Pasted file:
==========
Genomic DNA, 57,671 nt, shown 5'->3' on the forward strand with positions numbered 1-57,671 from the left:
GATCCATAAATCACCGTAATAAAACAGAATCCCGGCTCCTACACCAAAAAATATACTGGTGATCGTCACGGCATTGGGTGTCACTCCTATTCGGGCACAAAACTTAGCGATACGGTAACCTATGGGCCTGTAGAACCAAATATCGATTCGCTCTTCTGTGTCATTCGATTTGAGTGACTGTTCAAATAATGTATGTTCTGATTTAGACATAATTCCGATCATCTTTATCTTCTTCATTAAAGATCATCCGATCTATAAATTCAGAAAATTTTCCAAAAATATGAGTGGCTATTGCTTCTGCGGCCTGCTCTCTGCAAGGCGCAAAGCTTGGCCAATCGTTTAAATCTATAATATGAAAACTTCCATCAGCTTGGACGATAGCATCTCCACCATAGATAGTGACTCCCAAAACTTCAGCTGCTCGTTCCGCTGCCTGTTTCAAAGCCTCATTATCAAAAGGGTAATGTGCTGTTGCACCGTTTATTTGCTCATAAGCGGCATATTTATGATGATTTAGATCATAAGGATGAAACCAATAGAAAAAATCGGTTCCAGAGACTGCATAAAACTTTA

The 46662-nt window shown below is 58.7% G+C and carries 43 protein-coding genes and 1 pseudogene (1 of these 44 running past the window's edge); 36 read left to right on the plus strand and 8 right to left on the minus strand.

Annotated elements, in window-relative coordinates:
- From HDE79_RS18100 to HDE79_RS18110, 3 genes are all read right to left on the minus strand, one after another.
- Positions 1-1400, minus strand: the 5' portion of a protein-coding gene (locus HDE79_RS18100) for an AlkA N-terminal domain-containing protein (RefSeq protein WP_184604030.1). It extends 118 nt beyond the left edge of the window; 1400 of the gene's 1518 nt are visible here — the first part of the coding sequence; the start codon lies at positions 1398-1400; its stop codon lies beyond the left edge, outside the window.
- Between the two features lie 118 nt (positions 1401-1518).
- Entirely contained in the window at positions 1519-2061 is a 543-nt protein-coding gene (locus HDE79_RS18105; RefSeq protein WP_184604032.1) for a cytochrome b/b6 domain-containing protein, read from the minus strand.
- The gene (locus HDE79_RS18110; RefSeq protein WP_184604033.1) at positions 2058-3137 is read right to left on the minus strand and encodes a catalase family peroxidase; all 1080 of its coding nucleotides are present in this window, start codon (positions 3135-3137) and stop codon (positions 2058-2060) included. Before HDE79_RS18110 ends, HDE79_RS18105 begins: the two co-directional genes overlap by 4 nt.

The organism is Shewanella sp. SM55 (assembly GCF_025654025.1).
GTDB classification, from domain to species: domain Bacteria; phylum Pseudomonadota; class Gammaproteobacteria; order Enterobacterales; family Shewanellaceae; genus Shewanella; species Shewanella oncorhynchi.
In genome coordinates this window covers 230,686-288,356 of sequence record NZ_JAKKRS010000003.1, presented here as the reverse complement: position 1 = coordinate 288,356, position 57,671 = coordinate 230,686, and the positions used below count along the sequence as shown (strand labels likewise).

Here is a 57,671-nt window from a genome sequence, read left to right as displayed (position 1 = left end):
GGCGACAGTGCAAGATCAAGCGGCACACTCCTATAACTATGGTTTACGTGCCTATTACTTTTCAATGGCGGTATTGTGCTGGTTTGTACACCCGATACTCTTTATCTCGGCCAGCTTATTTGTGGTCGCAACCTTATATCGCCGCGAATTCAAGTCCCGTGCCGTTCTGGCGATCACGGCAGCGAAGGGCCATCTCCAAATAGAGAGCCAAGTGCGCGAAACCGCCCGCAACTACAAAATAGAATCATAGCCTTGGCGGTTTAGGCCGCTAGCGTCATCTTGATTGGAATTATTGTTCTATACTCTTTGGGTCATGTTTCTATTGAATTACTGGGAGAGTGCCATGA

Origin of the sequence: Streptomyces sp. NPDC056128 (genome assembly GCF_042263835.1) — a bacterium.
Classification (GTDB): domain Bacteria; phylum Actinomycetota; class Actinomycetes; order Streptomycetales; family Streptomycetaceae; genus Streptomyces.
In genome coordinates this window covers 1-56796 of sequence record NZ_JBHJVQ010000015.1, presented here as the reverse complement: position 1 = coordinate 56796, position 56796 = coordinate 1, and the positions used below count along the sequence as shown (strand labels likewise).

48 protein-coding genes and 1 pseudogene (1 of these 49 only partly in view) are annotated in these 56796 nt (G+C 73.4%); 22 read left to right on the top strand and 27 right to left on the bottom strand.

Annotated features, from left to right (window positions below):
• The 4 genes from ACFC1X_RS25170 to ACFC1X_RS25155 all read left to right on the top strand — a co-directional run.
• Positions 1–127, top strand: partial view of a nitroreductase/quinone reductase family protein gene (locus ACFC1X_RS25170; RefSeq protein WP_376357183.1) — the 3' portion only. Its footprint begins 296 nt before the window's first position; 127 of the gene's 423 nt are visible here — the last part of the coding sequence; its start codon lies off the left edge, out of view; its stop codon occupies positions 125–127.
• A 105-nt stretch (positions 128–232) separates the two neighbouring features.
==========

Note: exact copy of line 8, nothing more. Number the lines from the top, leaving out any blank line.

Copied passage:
- Entirely contained in the window at positions 1519-2061 is a 543-nt protein-coding gene (locus HDE79_RS18105; RefSeq protein WP_184604032.1) for a cytochrome b/b6 domain-containing protein, read from the minus strand.